APM Construction Corp. of New Smyrna Beach is building the 15,000-square-foot First Step Shelter for $4.3 million. That’s on top of the $1.6 million to complete the site work.
The goal is to have the one-story shelter open by this fall, Geallis said.
“I’m still hopeful it’ll open by then,” Geallis said.
The contract the city has with APM Construction calls for the building to be complete by August. If APM misses the substantial completion deadline in July, the company could be fined up to $3,000 per day. If APM misses the final completion deadline in August mandated by the contract, more fines of up to $1,500 per day could be imposed.
City spokeswoman Susan Cerbone said “site work continues. Lime rock base and crushed concrete for parking and roadways has been installed. Eastbound and westbound turning lanes are completed along West International Speedway Boulevard. Landscape sod has been placed around retention areas.”
Once building construction is complete, and furniture and equipment are purchased and ready to be delivered, Geallis estimates he’ll need about 30-45 days to be ready for the clients who will be offered an array of help.
For now, Geallis is spending some of his time fundraising to ensure shelter operating costs will be covered. He picked up $14,598 in donations from Nov. 15 through Dec. 31, partly through 10,000 fundraising letters sent out the week before Christmas.
He said he’s also doing online fundraising and developing an effort dubbed “Change for Change.” The idea is for people to donate to the shelter the change they would be owed while buying something at local businesses.
Homeless Safe Zone: A few years ago, the city designated some vacant land it owns on the southwest corner of Clyde Morris Boulevard and Bellevue Avenue as a “safe zone” for homeless people. The property is still available for the unsheltered who need a place they can legally be from sunset to sunrise.
But some local leaders want to put the safe zone in another location. Police Chief Craig Capri said some of the homeless are drifting onto airport property, and he has received complaints from people who pass by as well as those who live nearby or have businesses in the area. The chief also said it’s not safe for the homeless to be on the edge of a busy road.
“We need it more off the beaten path,” Capri said. “I told (the city manager) we’ll have to find another location.”
The site will remain a homeless safe zone for now, and if there’s another cold snap, Capri said, “we’ll have to be flexible” and consider allowing tents at night. But the chief said he doesn’t want the 24-7 tent city that popped up on the property a year ago and devolved into a trash-strewn nuisance. He said the larger concentration of people last winter also led to fights and drinking, and the spectacle drew well-meaning people constantly dropping off food, some of which went bad.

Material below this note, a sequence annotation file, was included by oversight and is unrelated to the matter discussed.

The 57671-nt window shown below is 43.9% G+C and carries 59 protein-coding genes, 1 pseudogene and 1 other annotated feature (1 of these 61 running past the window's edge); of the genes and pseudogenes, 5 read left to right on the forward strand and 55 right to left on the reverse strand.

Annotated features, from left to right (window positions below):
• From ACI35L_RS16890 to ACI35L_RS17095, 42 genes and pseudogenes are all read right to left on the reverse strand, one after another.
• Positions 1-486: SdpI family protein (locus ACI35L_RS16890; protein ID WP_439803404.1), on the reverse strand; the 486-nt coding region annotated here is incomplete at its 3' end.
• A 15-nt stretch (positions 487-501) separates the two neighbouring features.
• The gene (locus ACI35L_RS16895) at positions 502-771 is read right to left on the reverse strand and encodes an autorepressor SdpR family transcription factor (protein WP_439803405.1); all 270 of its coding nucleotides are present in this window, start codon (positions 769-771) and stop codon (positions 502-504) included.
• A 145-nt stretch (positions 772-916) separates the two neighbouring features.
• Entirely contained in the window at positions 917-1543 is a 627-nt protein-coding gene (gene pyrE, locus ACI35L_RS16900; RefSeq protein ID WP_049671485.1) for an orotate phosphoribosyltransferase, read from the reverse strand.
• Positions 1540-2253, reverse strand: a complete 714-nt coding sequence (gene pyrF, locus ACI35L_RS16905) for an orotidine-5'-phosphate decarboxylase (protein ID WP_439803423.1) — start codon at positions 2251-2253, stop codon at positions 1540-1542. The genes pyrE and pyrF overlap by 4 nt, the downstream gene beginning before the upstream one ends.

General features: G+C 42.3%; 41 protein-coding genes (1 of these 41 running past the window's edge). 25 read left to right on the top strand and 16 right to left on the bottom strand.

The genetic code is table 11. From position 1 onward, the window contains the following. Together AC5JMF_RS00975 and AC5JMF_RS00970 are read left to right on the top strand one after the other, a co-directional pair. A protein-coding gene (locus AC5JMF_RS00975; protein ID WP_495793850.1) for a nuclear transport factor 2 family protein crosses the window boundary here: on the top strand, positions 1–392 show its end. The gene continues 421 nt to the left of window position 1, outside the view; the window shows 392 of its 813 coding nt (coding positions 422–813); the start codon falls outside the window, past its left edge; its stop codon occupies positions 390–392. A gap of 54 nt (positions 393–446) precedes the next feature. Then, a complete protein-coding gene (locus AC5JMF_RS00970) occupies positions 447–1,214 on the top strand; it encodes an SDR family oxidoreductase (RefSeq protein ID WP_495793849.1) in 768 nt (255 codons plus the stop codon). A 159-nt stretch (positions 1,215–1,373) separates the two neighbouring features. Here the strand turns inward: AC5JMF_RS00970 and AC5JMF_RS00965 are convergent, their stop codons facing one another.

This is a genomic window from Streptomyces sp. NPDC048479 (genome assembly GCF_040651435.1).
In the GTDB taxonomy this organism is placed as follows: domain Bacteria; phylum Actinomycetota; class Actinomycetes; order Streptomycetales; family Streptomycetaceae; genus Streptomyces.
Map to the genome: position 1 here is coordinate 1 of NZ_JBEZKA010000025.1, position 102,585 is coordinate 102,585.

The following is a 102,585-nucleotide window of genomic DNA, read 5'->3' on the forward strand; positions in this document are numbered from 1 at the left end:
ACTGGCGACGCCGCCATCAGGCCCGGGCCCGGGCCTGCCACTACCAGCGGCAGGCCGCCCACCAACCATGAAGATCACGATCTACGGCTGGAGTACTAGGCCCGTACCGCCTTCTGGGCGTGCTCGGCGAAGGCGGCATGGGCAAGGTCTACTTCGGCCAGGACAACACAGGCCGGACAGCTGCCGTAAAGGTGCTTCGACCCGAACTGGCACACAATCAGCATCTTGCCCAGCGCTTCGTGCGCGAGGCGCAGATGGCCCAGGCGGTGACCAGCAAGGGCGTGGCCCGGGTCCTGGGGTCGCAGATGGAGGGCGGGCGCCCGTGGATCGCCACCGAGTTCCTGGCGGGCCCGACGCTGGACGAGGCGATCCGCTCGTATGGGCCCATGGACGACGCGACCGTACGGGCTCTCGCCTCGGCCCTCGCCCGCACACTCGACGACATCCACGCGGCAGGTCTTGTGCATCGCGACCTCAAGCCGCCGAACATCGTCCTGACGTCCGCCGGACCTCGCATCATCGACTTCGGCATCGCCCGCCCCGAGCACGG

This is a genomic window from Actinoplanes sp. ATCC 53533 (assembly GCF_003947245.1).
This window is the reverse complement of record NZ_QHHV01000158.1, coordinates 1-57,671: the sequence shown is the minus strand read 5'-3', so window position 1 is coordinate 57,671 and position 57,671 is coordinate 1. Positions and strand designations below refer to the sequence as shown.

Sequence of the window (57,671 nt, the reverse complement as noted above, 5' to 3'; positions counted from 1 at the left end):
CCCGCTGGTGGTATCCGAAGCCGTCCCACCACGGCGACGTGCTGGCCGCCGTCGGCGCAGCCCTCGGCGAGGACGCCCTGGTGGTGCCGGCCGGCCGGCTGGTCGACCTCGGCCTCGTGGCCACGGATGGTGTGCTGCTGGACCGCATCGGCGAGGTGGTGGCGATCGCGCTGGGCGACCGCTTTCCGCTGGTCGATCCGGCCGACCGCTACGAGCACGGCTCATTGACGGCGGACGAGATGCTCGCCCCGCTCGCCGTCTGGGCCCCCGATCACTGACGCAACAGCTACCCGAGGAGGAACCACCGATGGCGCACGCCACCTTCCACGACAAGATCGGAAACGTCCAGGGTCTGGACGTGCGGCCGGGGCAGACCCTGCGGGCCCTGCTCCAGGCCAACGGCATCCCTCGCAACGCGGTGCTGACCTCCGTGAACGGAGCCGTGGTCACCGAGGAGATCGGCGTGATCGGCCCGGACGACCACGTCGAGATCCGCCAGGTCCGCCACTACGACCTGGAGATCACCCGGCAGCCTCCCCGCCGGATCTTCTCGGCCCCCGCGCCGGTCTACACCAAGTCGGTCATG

The purpose is to provide a place to sleep, not hang out, he said. He’d like city leaders to take a close look at relocating the safe zone to the city-owned property where First Step Shelter is being built after construction is complete.
“Services will be right there,” Capri said.
But not everyone thinks that’s the solution.
“I have a lot of concerns about having the safe zone there,” Geallis said.
Capri said the shelter site is just one idea, and he’s open to other options.
“I want to find some place fair to everyone involved,” the chief said.
Panhandling Rules: City commissioners will make a decision next month on whether to enact strict new panhandling regulations. Last month, city commissioners heard hours of testimony from local residents, business owners and police who have had run-ins with panhandlers. They’ll hear more of those stories at a special meeting Jan. 16.
With the unwanted begging mushrooming in the city over the past few years, commissioners are considering a new set of panhandling rules they’ll vote on at their Jan. 23 and Feb. 6 meetings.
The proposed regulations call for a ban that would extend within 20 feet of an entrance or exit of commercially zoned property; a bus stop or public transportation facility; an automated teller machine; parking lots and garages; parking meters; parking pay stations; and any public restroom owned and operated by a governmental agency.
Additional panhandling bans would be on the Boardwalk, within 150 feet of any signalized intersection, and within 100 feet in any direction of any daycare center or school including pre-kindergarten through grade 12.
A proposed measure also lays out panhandling behavior that won’t be tolerated. The list includes approaching people in vehicles to aggressively beg; soliciting people at outdoor dining and merchandise areas; soliciting people when they’re standing in line waiting to enter a business; touching a target of panhandling without the person’s consent; and using profane or abusive language.
There are also proposed prohibitions on panhandling after dark and while a beggar is under the influence of alcohol or illegally used drugs. Panhandling so severe that it crosses the line into what the city deems aggressive panhandling would be illegal citywide under the measure.
Capri said he’s already noticing a drop in the number of panhandlers in the city. He theorizes that they’ve heard there could be new rules and moved on to places that will offer less resistance. They’re not all homeless, and some have cars and can easily panhandle in nearby cities, Capri said.